PITTSFORD, N.Y. — Viktor Hovland knows his moment on golf’s biggest stage is coming. Of course, he’d be fine if it would just hurry up and get here already.
For the third straight major, the 25-year-old Norwegian with the incandescent wardrobe and the even more vibrant game found his name floating near the top leaderboard on the final day. And for the third straight major, Hovland watched someone else putt out on the 18th and raise their arms in triumph.
Last summer on the Old Course at St. Andrews, it was Cam Smith. Last month at Augusta National, it was Jon Rahm. On Sunday at a suddenly forgiving Oak Hill, it was playing partner Brooks Koepka, who spent four entertaining and occasionally tense hours fending off challenge after challenge from Hovland before pulling away in the fading western New York sunlight.
Hovland’s hopes of becoming the first Norwegian to win a major evaporated on the par-4 16th when his tee shot sailed into a fairway bunker. Trailing by a shot and with Koepka’s ball in the rough, Hovland pulled out a 9-iron and attempted to gouge the ball to safety, only to see it disappear into the lip.
One drop, one punch out, one so-so approach and two putts later, the deficit was four. While Hovland salvaged a tie with Scottie Scheffler for second by draining a nervy 15-footer on 18 to finish off a 2-under 68 to wind up at 7 under for the tournament, the T2 next to his name is going to sting for a bit. At least until he gets to Los Angeles Country Club next month for the U.S. Open.
Hovland knows he’s close. He’s growing increasingly comfortable in the exacting crucible the spotlight of a major provides. Four days of par or better golf on the demanding East Course proved it yet again.
“Felt like I played really solid golf,” Hovland said. “I gave myself a lot of looks. When I was out of position, I made some great short-game shots and got out of there with a par, but Brooks was hard to catch.”
Hovland came as close as anyone, responding nearly every time Koepka threatened to pull away. Koepka’s lead ballooned from one shot to three after he birdied the second, third and fourth holes.
Hovland didn’t waver, getting back within two after consecutive birdies on four and five. He then spent the two hours stalking one of the marquee players in the game until one iffy swing, one vanishing ball and one look of disgust on the 16th let it get away.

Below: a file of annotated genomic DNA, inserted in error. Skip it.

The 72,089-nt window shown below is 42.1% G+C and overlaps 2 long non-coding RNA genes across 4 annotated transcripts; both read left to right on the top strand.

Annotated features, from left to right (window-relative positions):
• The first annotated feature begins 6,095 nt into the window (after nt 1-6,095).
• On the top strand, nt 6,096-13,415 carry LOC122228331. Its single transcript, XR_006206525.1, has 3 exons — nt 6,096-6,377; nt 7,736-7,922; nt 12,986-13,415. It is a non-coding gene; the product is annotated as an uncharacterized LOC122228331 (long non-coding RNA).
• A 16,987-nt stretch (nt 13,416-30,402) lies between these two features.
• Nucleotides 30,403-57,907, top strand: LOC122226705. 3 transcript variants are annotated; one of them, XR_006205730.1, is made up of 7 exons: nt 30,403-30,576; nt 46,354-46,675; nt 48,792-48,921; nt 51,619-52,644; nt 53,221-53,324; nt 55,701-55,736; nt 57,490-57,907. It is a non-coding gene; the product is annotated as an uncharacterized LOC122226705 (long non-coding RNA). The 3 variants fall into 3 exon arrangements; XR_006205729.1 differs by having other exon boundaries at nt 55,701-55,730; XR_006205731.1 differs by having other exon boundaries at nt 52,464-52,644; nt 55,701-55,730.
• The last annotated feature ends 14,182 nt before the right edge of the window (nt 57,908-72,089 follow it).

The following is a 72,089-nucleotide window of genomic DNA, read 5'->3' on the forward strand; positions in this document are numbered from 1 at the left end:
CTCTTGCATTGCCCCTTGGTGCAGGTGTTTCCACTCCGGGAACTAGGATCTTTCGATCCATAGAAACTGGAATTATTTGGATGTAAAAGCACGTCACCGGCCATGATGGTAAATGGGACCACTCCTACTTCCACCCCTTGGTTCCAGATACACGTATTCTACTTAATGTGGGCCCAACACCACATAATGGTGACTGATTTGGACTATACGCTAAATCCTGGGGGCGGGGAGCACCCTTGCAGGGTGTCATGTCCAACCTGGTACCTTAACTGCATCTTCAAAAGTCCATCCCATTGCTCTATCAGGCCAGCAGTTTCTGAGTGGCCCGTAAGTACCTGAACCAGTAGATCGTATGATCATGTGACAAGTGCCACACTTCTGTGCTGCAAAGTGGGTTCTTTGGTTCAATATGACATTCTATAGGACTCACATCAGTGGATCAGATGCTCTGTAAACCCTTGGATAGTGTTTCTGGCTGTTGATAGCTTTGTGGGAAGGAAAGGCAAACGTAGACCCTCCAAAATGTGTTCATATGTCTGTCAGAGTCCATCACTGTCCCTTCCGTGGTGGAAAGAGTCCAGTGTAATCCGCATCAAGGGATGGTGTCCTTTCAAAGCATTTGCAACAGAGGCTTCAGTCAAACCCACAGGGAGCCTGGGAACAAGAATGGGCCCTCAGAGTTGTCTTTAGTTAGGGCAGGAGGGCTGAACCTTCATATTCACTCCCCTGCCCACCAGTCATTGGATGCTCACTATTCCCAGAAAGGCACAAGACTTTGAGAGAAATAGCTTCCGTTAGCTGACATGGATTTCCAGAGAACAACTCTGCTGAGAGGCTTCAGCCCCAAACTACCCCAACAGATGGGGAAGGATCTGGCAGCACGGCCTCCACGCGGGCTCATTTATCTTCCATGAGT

“It sucks right now, but it is really cool to see that things are going the right direction,” Hovland said. “If I just keep taking care of my business and just keep working on what I’ve been doing, I think we’re going to get one of these soon.”
Every other player in the 156-man field — including Koepka — posted at least one round over par during four challenging days at brutish Oak Hill. Hovland did not. That’s what made the outcome a little tougher to swallow than what happened at St. Andrews and Augusta National.
Hovland was tied for the lead with Rory McIlroy heading into Sunday at the Old Course only to shoot a 2-over 74, not nearly enough to match a near flawless 18 holes by Smith. Hovland was three behind Koepka when he teed off in the final round at Augusta before overshooting the green on the par-3 sixth, leading to a double-bogey that essentially dropped him from serious contention.
There were no real wobbles this time until the 16th. Though rather than let a 9-iron he caught a little too thin get to him, he regained two shots over the final two holes against a player eight years his senior who ranks among one of the best players under pressure of his generation.
Hovland may soon be one of them.
“It’s not easy going toe to toe with a guy like (Koepka),” Hovland said. “He is not going to give you anything, and I didn’t really feel like I gave him anything either until 16. So I feel like I belong out here, and I just have got to get a little bit better, and hopefully it goes my way the next time.”
A time that appears to be drawing nearer with each opportunity. The 2018 U.S. Amateur champion isn’t afraid of the attention. His signature color is orange, a nod to his playing days at Oklahoma State.
Orange is hard to miss in the middle of all that green. So is Hovland’s presence late on Sunday afternoons with the entire sport watching.
“I’ve seen him the last couple of nights, he’s been the last one here working on his game,” McIlroy said. “If he keeps doing that sort of stuff, one will fall into his lap.”